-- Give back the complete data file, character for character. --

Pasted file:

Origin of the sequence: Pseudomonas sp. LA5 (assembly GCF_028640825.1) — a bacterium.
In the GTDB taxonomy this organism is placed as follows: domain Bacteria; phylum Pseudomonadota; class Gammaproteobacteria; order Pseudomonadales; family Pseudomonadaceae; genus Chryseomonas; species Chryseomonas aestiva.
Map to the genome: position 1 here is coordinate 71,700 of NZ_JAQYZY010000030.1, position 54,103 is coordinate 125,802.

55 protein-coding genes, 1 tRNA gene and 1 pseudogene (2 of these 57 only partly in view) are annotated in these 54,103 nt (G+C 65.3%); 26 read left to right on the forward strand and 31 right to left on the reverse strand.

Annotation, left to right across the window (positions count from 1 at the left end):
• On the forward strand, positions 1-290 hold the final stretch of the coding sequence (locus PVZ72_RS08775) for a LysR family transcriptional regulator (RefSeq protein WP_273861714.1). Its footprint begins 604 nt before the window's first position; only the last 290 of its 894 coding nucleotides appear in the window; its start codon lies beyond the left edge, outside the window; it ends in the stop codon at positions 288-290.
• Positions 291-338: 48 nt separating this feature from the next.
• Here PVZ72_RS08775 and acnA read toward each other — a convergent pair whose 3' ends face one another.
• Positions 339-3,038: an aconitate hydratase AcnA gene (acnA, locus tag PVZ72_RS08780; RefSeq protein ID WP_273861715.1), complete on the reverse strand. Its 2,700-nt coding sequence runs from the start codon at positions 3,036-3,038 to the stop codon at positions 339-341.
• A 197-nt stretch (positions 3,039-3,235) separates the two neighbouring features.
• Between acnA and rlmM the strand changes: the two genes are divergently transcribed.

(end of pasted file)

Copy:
Origin of the sequence: Pseudomonas sp. LA5 (assembly GCF_028640825.1) — a bacterium.
In the GTDB taxonomy this organism is placed as follows: domain Bacteria; phylum Pseudomonadota; class Gammaproteobacteria; order Pseudomonadales; family Pseudomonadaceae; genus Chryseomonas; species Chryseomonas aestiva.
Map to the genome: position 1 here is coordinate 71,700 of NZ_JAQYZY010000030.1, position 54,103 is coordinate 125,802.

55 protein-coding genes, 1 tRNA gene and 1 pseudogene (2 of these 57 only partly in view) are annotated in these 54,103 nt (G+C 65.3%); 26 read left to right on the forward strand and 31 right to left on the reverse strand.

Annotation, left to right across the window (positions count from 1 at the left end):
• On the forward strand, positions 1-290 hold the final stretch of the coding sequence (locus PVZ72_RS08775) for a LysR family transcriptional regulator (RefSeq protein WP_273861714.1). Its footprint begins 604 nt before the window's first position; only the last 290 of its 894 coding nucleotides appear in the window; its start codon lies beyond the left edge, outside the window; it ends in the stop codon at positions 288-290.
• Positions 291-338: 48 nt separating this feature from the next.
• Here PVZ72_RS08775 and acnA read toward each other — a convergent pair whose 3' ends face one another.
• Positions 339-3,038: an aconitate hydratase AcnA gene (acnA, locus tag PVZ72_RS08780; RefSeq protein ID WP_273861715.1), complete on the reverse strand. Its 2,700-nt coding sequence runs from the start codon at positions 3,036-3,038 to the stop codon at positions 339-341.
• A 197-nt stretch (positions 3,039-3,235) separates the two neighbouring features.
• Between acnA and rlmM the strand changes: the two genes are divergently transcribed.